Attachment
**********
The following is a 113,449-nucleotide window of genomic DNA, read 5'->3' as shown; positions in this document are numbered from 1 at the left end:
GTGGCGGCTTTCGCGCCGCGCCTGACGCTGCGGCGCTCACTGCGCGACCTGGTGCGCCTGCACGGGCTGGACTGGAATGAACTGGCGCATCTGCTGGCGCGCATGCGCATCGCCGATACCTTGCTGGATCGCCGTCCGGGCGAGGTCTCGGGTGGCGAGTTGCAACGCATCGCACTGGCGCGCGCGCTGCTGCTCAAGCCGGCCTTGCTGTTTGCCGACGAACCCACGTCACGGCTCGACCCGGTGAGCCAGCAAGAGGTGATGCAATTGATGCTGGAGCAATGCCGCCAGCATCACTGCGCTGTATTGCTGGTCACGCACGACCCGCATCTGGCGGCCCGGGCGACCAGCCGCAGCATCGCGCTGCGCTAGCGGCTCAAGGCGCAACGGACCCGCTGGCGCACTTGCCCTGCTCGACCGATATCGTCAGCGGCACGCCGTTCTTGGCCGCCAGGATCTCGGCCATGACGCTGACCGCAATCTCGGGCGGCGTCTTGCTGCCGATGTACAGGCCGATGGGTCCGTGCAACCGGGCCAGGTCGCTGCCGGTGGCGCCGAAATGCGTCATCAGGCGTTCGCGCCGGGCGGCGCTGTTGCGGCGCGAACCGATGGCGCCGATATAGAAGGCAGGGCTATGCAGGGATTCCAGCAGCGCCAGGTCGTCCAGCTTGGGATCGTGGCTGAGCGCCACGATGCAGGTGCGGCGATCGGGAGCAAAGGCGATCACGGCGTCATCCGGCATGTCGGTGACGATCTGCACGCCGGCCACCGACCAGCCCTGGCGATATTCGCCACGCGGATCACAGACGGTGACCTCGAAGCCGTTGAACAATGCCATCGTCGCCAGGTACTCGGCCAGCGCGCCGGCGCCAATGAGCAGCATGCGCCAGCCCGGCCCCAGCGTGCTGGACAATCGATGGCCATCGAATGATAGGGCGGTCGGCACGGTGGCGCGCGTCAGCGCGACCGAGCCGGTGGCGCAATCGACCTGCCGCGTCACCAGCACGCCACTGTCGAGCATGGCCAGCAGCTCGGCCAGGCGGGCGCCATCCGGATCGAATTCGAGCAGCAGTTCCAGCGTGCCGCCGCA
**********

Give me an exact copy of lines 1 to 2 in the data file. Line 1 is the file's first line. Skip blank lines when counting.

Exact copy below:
The following is a 113,449-nucleotide window of genomic DNA, read 5'->3' as shown; positions in this document are numbered from 1 at the left end:
GTGGCGGCTTTCGCGCCGCGCCTGACGCTGCGGCGCTCACTGCGCGACCTGGTGCGCCTGCACGGGCTGGACTGGAATGAACTGGCGCATCTGCTGGCGCGCATGCGCATCGCCGATACCTTGCTGGATCGCCGTCCGGGCGAGGTCTCGGGTGGCGAGTTGCAACGCATCGCACTGGCGCGCGCGCTGCTGCTCAAGCCGGCCTTGCTGTTTGCCGACGAACCCACGTCACGGCTCGACCCGGTGAGCCAGCAAGAGGTGATGCAATTGATGCTGGAGCAATGCCGCCAGCATCACTGCGCTGTATTGCTGGTCACGCACGACCCGCATCTGGCGGCCCGGGCGACCAGCCGCAGCATCGCGCTGCGCTAGCGGCTCAAGGCGCAACGGACCCGCTGGCGCACTTGCCCTGCTCGACCGATATCGTCAGCGGCACGCCGTTCTTGGCCGCCAGGATCTCGGCCATGACGCTGACCGCAATCTCGGGCGGCGTCTTGCTGCCGATGTACAGGCCGATGGGTCCGTGCAACCGGGCCAGGTCGCTGCCGGTGGCGCCGAAATGCGTCATCAGGCGTTCGCGCCGGGCGGCGCTGTTGCGGCGCGAACCGATGGCGCCGATATAGAAGGCAGGGCTATGCAGGGATTCCAGCAGCGCCAGGTCGTCCAGCTTGGGATCGTGGCTGAGCGCCACGATGCAGGTGCGGCGATCGGGAGCAAAGGCGATCACGGCGTCATCCGGCATGTCGGTGACGATCTGCACGCCGGCCACCGACCAGCCCTGGCGATATTCGCCACGCGGATCACAGACGGTGACCTCGAAGCCGTTGAACAATGCCATCGTCGCCAGGTACTCGGCCAGCGCGCCGGCGCCAATGAGCAGCATGCGCCAGCCCGGCCCCAGCGTGCTGGACAATCGATGGCCATCGAATGATAGGGCGGTCGGCACGGTGGCGCGCGTCAGCGCGACCGAGCCGGTGGCGCAATCGACCTGCCGCGTCACCAGCACGCCACTGTCGAGCATGGCCAGCAGCTCGGCCAGGCGGGCGCCATCCGGATCGAATTCGAGCAGCAGTTCCAGCGTGCCGCCGCA